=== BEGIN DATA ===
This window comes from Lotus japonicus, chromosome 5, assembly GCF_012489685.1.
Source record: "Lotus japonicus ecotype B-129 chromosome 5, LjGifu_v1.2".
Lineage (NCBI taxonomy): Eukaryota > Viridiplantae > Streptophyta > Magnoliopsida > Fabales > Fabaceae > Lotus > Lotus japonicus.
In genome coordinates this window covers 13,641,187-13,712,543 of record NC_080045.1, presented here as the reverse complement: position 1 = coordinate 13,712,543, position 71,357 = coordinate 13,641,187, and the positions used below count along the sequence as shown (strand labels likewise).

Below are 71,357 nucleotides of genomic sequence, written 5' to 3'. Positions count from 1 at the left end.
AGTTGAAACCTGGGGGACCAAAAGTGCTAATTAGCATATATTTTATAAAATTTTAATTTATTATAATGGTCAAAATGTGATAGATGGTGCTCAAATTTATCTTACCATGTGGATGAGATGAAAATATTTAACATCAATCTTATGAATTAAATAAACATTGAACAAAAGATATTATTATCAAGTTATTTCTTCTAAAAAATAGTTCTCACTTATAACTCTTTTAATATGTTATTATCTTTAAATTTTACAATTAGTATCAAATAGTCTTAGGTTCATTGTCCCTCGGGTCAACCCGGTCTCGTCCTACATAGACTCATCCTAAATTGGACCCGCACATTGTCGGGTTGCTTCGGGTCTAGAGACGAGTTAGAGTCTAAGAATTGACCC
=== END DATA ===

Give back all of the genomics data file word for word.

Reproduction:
This window comes from Lotus japonicus, chromosome 5, assembly GCF_012489685.1.
Source record: "Lotus japonicus ecotype B-129 chromosome 5, LjGifu_v1.2".
Lineage (NCBI taxonomy): Eukaryota > Viridiplantae > Streptophyta > Magnoliopsida > Fabales > Fabaceae > Lotus > Lotus japonicus.
In genome coordinates this window covers 13,641,187-13,712,543 of record NC_080045.1, presented here as the reverse complement: position 1 = coordinate 13,712,543, position 71,357 = coordinate 13,641,187, and the positions used below count along the sequence as shown (strand labels likewise).

Below are 71,357 nucleotides of genomic sequence, written 5' to 3'. Positions count from 1 at the left end.
AGTTGAAACCTGGGGGACCAAAAGTGCTAATTAGCATATATTTTATAAAATTTTAATTTATTATAATGGTCAAAATGTGATAGATGGTGCTCAAATTTATCTTACCATGTGGATGAGATGAAAATATTTAACATCAATCTTATGAATTAAATAAACATTGAACAAAAGATATTATTATCAAGTTATTTCTTCTAAAAAATAGTTCTCACTTATAACTCTTTTAATATGTTATTATCTTTAAATTTTACAATTAGTATCAAATAGTCTTAGGTTCATTGTCCCTCGGGTCAACCCGGTCTCGTCCTACATAGACTCATCCTAAATTGGACCCGCACATTGTCGGGTTGCTTCGGGTCTAGAGACGAGTTAGAGTCTAAGAATTGACCC